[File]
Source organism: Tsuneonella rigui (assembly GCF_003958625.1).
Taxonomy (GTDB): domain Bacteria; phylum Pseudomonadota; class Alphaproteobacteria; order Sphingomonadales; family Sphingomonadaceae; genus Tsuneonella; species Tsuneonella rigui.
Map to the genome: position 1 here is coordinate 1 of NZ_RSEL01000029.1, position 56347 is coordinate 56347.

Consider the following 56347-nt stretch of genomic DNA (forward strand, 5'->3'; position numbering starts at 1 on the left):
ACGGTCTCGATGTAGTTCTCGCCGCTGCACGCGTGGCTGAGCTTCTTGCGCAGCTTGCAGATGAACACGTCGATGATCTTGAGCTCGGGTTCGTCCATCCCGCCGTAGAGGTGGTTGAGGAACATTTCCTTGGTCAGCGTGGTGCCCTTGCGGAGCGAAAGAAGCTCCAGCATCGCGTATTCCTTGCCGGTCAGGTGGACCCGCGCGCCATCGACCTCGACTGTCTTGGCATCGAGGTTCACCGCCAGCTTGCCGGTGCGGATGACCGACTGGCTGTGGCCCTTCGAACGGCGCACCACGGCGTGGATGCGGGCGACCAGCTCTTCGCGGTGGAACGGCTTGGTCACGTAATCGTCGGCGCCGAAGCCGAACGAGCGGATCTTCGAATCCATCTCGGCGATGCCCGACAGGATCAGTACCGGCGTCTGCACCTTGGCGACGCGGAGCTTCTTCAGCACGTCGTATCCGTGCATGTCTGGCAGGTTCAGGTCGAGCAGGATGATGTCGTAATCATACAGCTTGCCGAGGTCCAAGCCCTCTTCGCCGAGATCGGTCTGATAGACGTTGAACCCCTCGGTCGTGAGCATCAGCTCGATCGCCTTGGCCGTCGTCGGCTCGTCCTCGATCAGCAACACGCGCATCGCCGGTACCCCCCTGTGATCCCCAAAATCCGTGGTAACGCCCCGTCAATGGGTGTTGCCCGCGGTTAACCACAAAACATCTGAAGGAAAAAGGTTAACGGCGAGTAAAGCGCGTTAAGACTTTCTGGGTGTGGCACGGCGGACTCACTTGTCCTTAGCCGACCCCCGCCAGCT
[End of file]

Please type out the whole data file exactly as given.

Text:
Source organism: Tsuneonella rigui (assembly GCF_003958625.1).
Taxonomy (GTDB): domain Bacteria; phylum Pseudomonadota; class Alphaproteobacteria; order Sphingomonadales; family Sphingomonadaceae; genus Tsuneonella; species Tsuneonella rigui.
Map to the genome: position 1 here is coordinate 1 of NZ_RSEL01000029.1, position 56347 is coordinate 56347.

Consider the following 56347-nt stretch of genomic DNA (forward strand, 5'->3'; position numbering starts at 1 on the left):
ACGGTCTCGATGTAGTTCTCGCCGCTGCACGCGTGGCTGAGCTTCTTGCGCAGCTTGCAGATGAACACGTCGATGATCTTGAGCTCGGGTTCGTCCATCCCGCCGTAGAGGTGGTTGAGGAACATTTCCTTGGTCAGCGTGGTGCCCTTGCGGAGCGAAAGAAGCTCCAGCATCGCGTATTCCTTGCCGGTCAGGTGGACCCGCGCGCCATCGACCTCGACTGTCTTGGCATCGAGGTTCACCGCCAGCTTGCCGGTGCGGATGACCGACTGGCTGTGGCCCTTCGAACGGCGCACCACGGCGTGGATGCGGGCGACCAGCTCTTCGCGGTGGAACGGCTTGGTCACGTAATCGTCGGCGCCGAAGCCGAACGAGCGGATCTTCGAATCCATCTCGGCGATGCCCGACAGGATCAGTACCGGCGTCTGCACCTTGGCGACGCGGAGCTTCTTCAGCACGTCGTATCCGTGCATGTCTGGCAGGTTCAGGTCGAGCAGGATGATGTCGTAATCATACAGCTTGCCGAGGTCCAAGCCCTCTTCGCCGAGATCGGTCTGATAGACGTTGAACCCCTCGGTCGTGAGCATCAGCTCGATCGCCTTGGCCGTCGTCGGCTCGTCCTCGATCAGCAACACGCGCATCGCCGGTACCCCCCTGTGATCCCCAAAATCCGTGGTAACGCCCCGTCAATGGGTGTTGCCCGCGGTTAACCACAAAACATCTGAAGGAAAAAGGTTAACGGCGAGTAAAGCGCGTTAAGACTTTCTGGGTGTGGCACGGCGGACTCACTTGTCCTTAGCCGACCCCCGCCAGCT